Attorneys Wrestle to Take Lead on Those Class Actions Over Super Bowl Seats That Weren't
|Photo by Harry Wilonsky|
The first suit, naming Steve Simms and Mike Dolabi among the plaintiffs, was brought by California lawyer Michael Avenatti and Addison attorney Christopher Ayres; the second, naming Ken Laffin and David Wanta among its plaintiffs, was filed by the Dallas firm Goldfarb Branham. All the plaintiffs, which now number in the hundreds, claim, of course, they were left in the cold following the installation of those temporary seats that weren't ready come kick-off.
Avenatti says in an affidavit filed on Friday that he and his colleagues "have already been contacted and retained by 171 class members [while] Goldfarb Branham represented to me that they have a few dozen retained clients." That, right there, he insists, should be reason enough to let them take charge. But if that's not good enough, he says, "Within the last three years alone, the lawyers at Eagan Avenatti have secured verdicts and settlements on behalf of plaintiffs totaling well over $100 million, including a top 100 jury verdict in late 2008."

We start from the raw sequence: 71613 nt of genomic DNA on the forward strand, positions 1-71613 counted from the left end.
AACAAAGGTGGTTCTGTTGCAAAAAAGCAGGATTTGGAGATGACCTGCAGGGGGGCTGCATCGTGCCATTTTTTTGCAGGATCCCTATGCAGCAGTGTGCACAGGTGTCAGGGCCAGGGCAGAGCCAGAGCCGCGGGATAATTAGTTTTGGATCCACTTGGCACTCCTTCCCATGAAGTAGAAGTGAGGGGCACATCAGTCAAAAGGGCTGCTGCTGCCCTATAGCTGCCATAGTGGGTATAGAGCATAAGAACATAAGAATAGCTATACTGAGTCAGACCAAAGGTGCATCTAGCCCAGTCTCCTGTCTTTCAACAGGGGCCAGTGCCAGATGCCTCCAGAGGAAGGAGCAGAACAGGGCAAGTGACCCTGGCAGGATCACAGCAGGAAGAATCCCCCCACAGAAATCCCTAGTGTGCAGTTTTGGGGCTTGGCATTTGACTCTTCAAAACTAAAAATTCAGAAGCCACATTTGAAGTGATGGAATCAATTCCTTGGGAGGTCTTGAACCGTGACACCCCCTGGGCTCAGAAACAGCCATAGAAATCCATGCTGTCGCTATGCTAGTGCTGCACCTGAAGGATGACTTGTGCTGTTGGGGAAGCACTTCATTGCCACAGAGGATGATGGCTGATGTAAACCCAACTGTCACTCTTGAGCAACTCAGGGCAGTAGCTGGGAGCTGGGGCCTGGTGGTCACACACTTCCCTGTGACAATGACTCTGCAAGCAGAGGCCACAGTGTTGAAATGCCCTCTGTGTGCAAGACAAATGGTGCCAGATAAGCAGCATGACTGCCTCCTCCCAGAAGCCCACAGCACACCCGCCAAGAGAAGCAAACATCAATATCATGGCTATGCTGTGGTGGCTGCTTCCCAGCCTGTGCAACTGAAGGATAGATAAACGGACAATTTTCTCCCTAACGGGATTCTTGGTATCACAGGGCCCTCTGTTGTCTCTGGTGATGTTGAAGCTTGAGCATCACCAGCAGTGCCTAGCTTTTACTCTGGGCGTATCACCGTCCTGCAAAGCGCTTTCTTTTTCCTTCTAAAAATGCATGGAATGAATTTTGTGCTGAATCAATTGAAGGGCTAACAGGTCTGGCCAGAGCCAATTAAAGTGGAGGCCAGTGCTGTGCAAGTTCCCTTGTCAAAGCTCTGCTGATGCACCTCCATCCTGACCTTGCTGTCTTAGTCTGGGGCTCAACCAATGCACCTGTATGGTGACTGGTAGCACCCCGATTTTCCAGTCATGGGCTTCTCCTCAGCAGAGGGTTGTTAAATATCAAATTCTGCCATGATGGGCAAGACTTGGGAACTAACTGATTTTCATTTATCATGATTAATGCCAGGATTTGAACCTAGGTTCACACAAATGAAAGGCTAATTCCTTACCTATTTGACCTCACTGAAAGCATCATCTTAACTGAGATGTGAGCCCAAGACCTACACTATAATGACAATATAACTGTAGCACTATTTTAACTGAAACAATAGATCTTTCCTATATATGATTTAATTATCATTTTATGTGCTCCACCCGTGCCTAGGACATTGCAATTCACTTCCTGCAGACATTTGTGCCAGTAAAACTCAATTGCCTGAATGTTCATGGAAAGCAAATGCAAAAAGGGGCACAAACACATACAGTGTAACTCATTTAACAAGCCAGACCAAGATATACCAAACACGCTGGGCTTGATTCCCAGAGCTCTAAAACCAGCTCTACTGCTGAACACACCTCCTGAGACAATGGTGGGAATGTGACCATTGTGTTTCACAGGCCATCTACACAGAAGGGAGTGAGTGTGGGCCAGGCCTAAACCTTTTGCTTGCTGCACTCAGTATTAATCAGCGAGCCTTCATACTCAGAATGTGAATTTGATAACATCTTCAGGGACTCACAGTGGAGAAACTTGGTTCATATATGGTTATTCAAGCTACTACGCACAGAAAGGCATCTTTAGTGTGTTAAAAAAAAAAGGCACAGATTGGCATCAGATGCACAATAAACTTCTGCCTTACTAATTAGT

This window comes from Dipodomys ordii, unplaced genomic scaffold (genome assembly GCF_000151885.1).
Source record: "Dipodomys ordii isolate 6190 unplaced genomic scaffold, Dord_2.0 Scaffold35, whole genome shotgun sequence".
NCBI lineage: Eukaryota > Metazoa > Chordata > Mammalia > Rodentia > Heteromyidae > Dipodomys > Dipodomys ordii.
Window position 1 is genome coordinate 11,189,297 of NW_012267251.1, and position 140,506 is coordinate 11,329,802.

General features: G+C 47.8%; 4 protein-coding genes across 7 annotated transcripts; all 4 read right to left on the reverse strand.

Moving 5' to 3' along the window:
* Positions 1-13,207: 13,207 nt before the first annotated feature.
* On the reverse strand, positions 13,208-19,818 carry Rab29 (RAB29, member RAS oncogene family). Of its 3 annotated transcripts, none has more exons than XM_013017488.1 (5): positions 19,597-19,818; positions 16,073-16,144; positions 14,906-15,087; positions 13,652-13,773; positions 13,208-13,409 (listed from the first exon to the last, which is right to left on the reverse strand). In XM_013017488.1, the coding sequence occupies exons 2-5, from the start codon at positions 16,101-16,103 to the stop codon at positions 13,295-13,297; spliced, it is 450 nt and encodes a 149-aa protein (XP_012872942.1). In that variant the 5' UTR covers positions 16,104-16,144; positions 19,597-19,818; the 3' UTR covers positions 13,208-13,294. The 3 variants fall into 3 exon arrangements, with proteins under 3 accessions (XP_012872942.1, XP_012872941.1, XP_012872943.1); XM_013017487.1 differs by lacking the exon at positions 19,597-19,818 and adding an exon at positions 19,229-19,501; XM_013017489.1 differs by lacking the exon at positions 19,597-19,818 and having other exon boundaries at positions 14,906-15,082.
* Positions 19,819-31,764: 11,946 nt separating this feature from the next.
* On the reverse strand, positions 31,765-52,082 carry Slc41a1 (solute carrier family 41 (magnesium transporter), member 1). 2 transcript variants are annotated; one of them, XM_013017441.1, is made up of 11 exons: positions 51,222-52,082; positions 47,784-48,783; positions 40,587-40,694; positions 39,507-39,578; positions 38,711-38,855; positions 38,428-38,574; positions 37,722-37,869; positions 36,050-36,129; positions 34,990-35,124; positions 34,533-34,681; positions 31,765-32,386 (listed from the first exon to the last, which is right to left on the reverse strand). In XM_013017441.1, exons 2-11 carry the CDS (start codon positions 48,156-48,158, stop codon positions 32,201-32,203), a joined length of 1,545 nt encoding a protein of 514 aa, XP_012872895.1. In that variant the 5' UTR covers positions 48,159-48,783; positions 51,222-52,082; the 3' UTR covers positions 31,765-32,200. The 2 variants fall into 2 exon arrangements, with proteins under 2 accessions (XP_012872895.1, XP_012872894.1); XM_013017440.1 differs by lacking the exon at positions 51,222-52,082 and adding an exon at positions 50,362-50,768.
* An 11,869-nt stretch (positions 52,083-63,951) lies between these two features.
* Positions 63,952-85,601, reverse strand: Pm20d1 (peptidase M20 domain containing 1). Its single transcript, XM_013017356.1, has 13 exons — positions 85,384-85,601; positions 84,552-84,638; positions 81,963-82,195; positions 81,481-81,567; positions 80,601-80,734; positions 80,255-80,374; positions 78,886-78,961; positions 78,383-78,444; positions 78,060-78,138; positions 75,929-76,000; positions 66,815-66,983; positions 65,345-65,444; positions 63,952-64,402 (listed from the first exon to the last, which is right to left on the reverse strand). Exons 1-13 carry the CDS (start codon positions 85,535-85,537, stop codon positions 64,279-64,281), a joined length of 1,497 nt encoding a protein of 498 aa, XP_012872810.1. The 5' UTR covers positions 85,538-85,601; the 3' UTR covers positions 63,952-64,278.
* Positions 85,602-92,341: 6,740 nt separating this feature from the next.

Charles "Trey" Branham tells Unfair Park this morning that the tussle over who gets the reins "is a standard thing that happens in every class action: It's the old issue of too many cooks in the kitchen."
Both sides' arguments are below, and while Branham has no doubt Lynn will consolidate the cases for efficiency's sake sooner than later, he acknowledges there could be another complication.
"There are some claims in the Simms complaint which may allow the NFL to stay the case for 60 days, so until those issues are sorted out, we'd prefer our case not be stayed," he says. "Their case invokes the Deceptive Trade Practices Act, which is a Texas statute that requires a plaintiff give a defendant notice 60 days before filing the claim. In the event you file before giving notice, the defendant has a statutory right to a stay."Laffin Plantiffs' Counsel Response to MotionSimms Plaintiffs' Counsel Motion